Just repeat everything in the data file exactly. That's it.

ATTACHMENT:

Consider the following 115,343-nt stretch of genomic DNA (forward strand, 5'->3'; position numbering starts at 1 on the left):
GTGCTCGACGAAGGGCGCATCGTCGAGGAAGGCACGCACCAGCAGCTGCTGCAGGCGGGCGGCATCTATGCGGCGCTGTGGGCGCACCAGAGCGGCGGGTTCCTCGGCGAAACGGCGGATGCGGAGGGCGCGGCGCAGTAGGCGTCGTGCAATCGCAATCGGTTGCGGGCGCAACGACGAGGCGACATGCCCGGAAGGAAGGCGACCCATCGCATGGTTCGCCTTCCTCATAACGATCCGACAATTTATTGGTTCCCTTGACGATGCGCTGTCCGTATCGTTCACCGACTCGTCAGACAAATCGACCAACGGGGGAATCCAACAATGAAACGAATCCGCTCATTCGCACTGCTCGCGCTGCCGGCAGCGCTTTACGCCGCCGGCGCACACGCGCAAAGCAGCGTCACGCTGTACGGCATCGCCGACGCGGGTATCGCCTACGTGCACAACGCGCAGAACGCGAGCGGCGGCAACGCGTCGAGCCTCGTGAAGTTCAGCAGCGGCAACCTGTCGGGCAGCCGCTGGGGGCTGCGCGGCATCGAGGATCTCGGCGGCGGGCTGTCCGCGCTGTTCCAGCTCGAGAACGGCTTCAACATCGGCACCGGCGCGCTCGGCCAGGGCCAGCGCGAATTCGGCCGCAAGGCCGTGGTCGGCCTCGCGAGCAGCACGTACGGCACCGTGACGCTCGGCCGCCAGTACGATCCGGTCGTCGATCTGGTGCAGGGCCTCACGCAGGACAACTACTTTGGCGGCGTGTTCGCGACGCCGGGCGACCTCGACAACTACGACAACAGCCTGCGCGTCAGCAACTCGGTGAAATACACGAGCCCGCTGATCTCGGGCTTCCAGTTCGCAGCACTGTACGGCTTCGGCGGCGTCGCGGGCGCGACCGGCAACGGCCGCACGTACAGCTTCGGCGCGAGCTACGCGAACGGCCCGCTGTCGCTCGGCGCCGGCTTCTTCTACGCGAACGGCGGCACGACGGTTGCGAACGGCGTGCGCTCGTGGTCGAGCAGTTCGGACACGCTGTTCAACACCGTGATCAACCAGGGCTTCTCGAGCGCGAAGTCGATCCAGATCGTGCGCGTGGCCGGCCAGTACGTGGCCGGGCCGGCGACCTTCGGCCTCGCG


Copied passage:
Consider the following 115,343-nt stretch of genomic DNA (forward strand, 5'->3'; position numbering starts at 1 on the left):
GTGCTCGACGAAGGGCGCATCGTCGAGGAAGGCACGCACCAGCAGCTGCTGCAGGCGGGCGGCATCTATGCGGCGCTGTGGGCGCACCAGAGCGGCGGGTTCCTCGGCGAAACGGCGGATGCGGAGGGCGCGGCGCAGTAGGCGTCGTGCAATCGCAATCGGTTGCGGGCGCAACGACGAGGCGACATGCCCGGAAGGAAGGCGACCCATCGCATGGTTCGCCTTCCTCATAACGATCCGACAATTTATTGGTTCCCTTGACGATGCGCTGTCCGTATCGTTCACCGACTCGTCAGACAAATCGACCAACGGGGGAATCCAACAATGAAACGAATCCGCTCATTCGCACTGCTCGCGCTGCCGGCAGCGCTTTACGCCGCCGGCGCACACGCGCAAAGCAGCGTCACGCTGTACGGCATCGCCGACGCGGGTATCGCCTACGTGCACAACGCGCAGAACGCGAGCGGCGGCAACGCGTCGAGCCTCGTGAAGTTCAGCAGCGGCAACCTGTCGGGCAGCCGCTGGGGGCTGCGCGGCATCGAGGATCTCGGCGGCGGGCTGTCCGCGCTGTTCCAGCTCGAGAACGGCTTCAACATCGGCACCGGCGCGCTCGGCCAGGGCCAGCGCGAATTCGGCCGCAAGGCCGTGGTCGGCCTCGCGAGCAGCACGTACGGCACCGTGACGCTCGGCCGCCAGTACGATCCGGTCGTCGATCTGGTGCAGGGCCTCACGCAGGACAACTACTTTGGCGGCGTGTTCGCGACGCCGGGCGACCTCGACAACTACGACAACAGCCTGCGCGTCAGCAACTCGGTGAAATACACGAGCCCGCTGATCTCGGGCTTCCAGTTCGCAGCACTGTACGGCTTCGGCGGCGTCGCGGGCGCGACCGGCAACGGCCGCACGTACAGCTTCGGCGCGAGCTACGCGAACGGCCCGCTGTCGCTCGGCGCCGGCTTCTTCTACGCGAACGGCGGCACGACGGTTGCGAACGGCGTGCGCTCGTGGTCGAGCAGTTCGGACACGCTGTTCAACACCGTGATCAACCAGGGCTTCTCGAGCGCGAAGTCGATCCAGATCGTGCGCGTGGCCGGCCAGTACGTGGCCGGGCCGGCGACCTTCGGCCTCGCG